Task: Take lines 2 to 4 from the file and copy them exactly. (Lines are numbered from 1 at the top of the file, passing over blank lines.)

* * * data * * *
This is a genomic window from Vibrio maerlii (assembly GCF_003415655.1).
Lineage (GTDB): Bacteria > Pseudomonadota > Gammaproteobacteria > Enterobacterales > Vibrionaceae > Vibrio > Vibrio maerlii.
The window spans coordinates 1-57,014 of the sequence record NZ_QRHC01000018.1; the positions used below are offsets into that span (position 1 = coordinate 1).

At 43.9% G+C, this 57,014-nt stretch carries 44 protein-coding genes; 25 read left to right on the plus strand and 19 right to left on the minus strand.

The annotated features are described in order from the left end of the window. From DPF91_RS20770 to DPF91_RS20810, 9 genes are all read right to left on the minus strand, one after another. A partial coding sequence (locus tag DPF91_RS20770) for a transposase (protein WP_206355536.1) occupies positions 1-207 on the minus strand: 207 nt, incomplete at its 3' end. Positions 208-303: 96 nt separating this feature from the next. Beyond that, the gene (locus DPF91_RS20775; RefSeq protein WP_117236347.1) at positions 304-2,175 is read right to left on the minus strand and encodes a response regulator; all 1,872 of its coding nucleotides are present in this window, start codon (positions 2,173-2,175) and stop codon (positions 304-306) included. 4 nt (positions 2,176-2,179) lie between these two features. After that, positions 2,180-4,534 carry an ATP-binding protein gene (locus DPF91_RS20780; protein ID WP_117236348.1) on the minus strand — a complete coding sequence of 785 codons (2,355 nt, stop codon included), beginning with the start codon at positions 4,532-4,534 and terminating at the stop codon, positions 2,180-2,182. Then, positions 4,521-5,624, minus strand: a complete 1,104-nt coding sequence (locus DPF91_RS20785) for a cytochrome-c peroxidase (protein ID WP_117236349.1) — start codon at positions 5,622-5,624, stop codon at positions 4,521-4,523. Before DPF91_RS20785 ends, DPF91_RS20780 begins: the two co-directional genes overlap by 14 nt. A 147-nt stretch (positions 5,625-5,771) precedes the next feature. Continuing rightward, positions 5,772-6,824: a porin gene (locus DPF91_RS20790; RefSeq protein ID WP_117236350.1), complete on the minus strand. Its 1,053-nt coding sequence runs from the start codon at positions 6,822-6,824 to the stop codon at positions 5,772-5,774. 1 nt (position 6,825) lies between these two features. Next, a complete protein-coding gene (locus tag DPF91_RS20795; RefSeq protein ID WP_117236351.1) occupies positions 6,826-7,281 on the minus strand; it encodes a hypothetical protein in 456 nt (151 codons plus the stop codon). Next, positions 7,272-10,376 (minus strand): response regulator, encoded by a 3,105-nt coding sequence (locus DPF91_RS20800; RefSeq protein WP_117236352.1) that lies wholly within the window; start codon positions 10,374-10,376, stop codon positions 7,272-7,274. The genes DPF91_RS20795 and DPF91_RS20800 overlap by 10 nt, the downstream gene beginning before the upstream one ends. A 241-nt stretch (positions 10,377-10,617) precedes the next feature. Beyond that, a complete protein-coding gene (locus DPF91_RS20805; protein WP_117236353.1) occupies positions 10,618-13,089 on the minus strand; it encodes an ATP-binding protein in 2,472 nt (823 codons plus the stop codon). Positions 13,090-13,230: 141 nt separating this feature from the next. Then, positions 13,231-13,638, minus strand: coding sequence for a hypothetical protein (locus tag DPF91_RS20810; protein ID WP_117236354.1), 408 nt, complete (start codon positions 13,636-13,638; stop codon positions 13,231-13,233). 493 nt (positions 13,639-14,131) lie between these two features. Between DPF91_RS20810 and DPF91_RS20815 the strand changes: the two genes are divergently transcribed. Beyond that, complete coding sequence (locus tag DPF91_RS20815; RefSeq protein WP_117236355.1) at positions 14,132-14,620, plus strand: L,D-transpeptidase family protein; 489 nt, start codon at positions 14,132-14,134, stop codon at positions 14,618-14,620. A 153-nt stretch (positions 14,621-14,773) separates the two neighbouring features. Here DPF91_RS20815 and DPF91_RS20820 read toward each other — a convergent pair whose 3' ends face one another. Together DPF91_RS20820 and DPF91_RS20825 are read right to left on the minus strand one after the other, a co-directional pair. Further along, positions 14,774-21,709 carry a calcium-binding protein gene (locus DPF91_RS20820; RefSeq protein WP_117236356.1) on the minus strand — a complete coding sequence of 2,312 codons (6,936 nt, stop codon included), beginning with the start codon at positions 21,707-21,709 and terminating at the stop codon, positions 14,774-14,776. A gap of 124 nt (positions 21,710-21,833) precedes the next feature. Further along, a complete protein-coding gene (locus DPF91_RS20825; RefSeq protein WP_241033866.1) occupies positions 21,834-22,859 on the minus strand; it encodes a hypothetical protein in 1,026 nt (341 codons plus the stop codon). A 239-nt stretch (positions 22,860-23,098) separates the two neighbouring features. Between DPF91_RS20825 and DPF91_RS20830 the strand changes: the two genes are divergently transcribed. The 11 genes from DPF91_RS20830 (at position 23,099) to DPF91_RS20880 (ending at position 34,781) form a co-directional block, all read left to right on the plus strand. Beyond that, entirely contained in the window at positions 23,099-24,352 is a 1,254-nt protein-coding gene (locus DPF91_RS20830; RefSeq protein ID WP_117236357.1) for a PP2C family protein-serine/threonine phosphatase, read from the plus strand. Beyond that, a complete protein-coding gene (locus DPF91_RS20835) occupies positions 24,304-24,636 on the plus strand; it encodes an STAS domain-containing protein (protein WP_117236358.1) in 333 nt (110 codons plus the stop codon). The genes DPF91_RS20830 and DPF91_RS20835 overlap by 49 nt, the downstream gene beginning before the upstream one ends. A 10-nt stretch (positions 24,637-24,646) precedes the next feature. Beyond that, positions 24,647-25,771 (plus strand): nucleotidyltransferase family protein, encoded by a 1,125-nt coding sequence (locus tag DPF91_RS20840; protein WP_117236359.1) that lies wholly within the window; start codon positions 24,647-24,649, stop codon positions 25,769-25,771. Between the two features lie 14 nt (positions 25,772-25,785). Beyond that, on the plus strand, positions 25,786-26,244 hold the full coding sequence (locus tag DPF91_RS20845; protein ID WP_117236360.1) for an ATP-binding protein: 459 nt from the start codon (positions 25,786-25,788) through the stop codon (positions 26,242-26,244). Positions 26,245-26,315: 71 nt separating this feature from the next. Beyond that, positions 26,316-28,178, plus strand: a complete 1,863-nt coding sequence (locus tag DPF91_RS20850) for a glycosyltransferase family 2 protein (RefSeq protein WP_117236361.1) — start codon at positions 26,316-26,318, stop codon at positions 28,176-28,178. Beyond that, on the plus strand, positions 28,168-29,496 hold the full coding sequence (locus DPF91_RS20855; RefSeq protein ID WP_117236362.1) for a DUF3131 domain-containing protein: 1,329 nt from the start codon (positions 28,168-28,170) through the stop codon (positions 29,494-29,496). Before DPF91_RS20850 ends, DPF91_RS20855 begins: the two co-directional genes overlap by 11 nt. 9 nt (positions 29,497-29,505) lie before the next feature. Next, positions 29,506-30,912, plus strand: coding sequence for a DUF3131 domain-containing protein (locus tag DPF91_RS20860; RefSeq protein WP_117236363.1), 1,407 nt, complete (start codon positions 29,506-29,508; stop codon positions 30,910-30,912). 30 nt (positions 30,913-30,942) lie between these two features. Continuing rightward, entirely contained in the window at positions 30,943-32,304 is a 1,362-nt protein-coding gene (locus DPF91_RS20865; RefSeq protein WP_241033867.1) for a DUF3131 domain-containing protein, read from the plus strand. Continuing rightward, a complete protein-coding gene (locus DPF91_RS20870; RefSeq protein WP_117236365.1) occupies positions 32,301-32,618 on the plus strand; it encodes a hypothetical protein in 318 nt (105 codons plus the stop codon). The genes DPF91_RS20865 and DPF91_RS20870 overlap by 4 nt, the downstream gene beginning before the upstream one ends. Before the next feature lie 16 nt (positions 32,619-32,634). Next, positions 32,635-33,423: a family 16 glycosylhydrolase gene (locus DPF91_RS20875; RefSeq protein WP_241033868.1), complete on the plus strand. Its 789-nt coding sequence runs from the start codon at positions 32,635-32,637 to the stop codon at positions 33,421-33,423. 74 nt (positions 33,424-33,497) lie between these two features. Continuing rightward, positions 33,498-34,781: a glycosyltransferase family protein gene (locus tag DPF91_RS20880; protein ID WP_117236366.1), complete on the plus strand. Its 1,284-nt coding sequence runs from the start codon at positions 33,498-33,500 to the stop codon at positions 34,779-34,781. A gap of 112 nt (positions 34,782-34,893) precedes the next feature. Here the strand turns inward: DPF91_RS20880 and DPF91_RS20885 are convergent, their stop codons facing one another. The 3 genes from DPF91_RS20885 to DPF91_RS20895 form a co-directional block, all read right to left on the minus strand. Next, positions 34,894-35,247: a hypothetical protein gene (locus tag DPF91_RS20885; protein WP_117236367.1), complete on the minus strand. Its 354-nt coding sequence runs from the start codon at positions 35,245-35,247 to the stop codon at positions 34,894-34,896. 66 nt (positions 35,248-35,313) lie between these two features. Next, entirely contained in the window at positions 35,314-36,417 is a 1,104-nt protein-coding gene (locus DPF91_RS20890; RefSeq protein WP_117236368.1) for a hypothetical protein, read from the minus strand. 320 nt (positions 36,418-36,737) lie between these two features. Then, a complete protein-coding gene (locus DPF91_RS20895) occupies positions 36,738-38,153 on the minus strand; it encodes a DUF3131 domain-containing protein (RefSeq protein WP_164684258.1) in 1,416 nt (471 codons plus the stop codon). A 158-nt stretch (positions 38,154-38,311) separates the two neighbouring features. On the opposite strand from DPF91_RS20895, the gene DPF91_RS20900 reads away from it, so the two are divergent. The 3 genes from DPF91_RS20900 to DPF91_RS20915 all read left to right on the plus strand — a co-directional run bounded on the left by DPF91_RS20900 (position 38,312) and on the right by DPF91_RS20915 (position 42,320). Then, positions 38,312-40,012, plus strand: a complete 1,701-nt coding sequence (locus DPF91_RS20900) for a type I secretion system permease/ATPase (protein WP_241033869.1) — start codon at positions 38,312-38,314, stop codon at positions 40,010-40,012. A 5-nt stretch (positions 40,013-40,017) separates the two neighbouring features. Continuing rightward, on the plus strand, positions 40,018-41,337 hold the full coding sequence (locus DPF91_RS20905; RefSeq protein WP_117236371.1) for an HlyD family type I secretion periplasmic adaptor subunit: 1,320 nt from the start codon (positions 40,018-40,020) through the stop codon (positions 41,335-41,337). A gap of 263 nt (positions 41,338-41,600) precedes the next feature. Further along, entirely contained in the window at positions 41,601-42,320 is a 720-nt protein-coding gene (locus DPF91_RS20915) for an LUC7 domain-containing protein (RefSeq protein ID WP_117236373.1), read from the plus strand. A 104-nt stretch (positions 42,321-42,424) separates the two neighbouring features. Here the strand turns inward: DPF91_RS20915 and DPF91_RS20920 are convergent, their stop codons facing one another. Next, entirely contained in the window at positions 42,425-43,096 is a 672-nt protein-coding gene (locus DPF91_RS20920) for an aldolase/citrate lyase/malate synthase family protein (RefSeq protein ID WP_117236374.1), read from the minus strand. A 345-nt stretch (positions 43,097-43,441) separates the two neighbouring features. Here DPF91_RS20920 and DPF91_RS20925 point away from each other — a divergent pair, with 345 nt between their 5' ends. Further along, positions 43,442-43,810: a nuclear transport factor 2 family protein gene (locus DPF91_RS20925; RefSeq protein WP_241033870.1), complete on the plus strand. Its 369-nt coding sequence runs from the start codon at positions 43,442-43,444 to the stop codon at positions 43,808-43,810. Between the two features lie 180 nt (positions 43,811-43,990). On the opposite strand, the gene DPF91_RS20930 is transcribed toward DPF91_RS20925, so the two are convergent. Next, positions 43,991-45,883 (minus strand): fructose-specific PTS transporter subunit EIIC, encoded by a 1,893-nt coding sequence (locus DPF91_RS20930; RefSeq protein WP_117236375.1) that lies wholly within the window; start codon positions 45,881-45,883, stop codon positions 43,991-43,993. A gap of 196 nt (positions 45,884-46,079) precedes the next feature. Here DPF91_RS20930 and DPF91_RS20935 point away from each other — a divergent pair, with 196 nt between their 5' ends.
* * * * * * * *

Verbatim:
Lineage (GTDB): Bacteria > Pseudomonadota > Gammaproteobacteria > Enterobacterales > Vibrionaceae > Vibrio > Vibrio maerlii.
The window spans coordinates 1-57,014 of the sequence record NZ_QRHC01000018.1; the positions used below are offsets into that span (position 1 = coordinate 1).

At 43.9% G+C, this 57,014-nt stretch carries 44 protein-coding genes; 25 read left to right on the plus strand and 19 right to left on the minus strand.